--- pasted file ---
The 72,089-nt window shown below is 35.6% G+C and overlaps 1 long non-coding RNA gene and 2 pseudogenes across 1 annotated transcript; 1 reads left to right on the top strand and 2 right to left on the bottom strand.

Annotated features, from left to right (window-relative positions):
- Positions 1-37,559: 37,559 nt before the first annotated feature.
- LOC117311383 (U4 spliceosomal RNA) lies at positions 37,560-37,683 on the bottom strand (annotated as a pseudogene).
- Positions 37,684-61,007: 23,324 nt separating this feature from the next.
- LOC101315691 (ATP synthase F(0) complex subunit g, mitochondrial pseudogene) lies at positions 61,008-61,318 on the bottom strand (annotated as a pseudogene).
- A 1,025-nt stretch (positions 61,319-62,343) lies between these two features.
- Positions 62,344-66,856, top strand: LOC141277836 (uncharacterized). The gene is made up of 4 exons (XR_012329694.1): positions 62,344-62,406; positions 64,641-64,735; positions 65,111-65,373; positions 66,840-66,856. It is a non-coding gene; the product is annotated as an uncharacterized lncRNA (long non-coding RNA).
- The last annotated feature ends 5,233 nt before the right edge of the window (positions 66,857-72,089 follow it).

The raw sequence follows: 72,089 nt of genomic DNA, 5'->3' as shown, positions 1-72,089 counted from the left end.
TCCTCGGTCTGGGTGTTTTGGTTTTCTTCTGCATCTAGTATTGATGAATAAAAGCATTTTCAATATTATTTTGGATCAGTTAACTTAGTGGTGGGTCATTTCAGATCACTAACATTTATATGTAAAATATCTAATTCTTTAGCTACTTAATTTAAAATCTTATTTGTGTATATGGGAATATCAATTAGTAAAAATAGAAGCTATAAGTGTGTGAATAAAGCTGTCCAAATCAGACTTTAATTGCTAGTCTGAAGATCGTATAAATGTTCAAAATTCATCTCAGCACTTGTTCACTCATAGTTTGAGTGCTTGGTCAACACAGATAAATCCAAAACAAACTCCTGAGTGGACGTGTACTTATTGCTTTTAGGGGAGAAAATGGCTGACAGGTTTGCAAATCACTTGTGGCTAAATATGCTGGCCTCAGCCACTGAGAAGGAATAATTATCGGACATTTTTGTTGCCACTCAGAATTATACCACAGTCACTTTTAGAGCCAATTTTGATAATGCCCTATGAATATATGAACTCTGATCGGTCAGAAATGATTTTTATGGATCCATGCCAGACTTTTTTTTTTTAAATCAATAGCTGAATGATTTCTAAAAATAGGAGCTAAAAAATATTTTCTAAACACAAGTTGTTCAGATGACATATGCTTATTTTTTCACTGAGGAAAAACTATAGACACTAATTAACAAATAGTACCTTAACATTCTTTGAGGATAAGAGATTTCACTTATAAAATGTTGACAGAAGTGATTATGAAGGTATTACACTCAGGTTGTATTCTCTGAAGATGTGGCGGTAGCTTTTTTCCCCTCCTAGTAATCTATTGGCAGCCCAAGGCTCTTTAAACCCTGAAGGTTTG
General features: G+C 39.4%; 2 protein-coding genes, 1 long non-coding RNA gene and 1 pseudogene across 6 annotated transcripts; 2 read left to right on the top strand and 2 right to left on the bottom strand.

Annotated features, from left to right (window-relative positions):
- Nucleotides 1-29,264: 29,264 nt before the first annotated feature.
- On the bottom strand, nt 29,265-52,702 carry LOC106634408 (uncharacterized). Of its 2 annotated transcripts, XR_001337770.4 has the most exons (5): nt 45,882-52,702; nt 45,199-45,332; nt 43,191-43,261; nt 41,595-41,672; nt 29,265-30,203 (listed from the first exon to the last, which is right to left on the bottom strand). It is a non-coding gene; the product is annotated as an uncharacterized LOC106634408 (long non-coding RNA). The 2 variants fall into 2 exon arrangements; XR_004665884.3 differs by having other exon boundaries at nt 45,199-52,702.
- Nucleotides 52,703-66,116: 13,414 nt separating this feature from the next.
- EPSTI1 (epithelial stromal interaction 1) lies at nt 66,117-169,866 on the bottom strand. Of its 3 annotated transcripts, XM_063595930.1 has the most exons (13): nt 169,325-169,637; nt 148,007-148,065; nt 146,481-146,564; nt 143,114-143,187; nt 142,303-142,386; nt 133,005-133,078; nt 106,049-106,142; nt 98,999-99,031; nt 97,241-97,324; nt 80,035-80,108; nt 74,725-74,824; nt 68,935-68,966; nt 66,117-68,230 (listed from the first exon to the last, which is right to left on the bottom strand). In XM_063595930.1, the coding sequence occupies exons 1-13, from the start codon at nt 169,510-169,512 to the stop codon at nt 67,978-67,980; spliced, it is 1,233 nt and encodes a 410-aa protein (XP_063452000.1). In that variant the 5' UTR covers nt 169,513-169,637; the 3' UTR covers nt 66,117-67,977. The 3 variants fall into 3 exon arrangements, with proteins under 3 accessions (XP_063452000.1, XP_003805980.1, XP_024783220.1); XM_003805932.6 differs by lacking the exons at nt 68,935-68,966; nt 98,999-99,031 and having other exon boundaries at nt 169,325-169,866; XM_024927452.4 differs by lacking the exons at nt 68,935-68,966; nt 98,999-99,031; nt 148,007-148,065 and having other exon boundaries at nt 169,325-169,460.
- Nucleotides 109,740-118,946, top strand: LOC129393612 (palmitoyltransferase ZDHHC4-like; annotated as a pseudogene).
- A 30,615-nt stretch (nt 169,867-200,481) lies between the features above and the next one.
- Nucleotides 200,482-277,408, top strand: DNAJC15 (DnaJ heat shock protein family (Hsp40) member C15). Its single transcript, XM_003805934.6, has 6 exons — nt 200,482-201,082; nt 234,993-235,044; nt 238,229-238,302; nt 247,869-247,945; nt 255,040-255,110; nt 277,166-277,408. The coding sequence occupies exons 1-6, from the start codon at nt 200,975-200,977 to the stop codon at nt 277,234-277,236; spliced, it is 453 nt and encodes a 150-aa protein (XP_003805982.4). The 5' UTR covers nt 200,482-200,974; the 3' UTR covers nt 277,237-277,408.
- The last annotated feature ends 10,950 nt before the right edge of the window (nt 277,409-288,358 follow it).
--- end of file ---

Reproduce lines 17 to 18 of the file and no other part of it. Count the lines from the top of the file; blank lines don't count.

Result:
- EPSTI1 (epithelial stromal interaction 1) lies at nt 66,117-169,866 on the bottom strand. Of its 3 annotated transcripts, XM_063595930.1 has the most exons (13): nt 169,325-169,637; nt 148,007-148,065; nt 146,481-146,564; nt 143,114-143,187; nt 142,303-142,386; nt 133,005-133,078; nt 106,049-106,142; nt 98,999-99,031; nt 97,241-97,324; nt 80,035-80,108; nt 74,725-74,824; nt 68,935-68,966; nt 66,117-68,230 (listed from the first exon to the last, which is right to left on the bottom strand). In XM_063595930.1, the coding sequence occupies exons 1-13, from the start codon at nt 169,510-169,512 to the stop codon at nt 67,978-67,980; spliced, it is 1,233 nt and encodes a 410-aa protein (XP_063452000.1). In that variant the 5' UTR covers nt 169,513-169,637; the 3' UTR covers nt 66,117-67,977. The 3 variants fall into 3 exon arrangements, with proteins under 3 accessions (XP_063452000.1, XP_003805980.1, XP_024783220.1); XM_003805932.6 differs by lacking the exons at nt 68,935-68,966; nt 98,999-99,031 and having other exon boundaries at nt 169,325-169,866; XM_024927452.4 differs by lacking the exons at nt 68,935-68,966; nt 98,999-99,031; nt 148,007-148,065 and having other exon boundaries at nt 169,325-169,460.
- Nucleotides 109,740-118,946, top strand: LOC129393612 (palmitoyltransferase ZDHHC4-like; annotated as a pseudogene).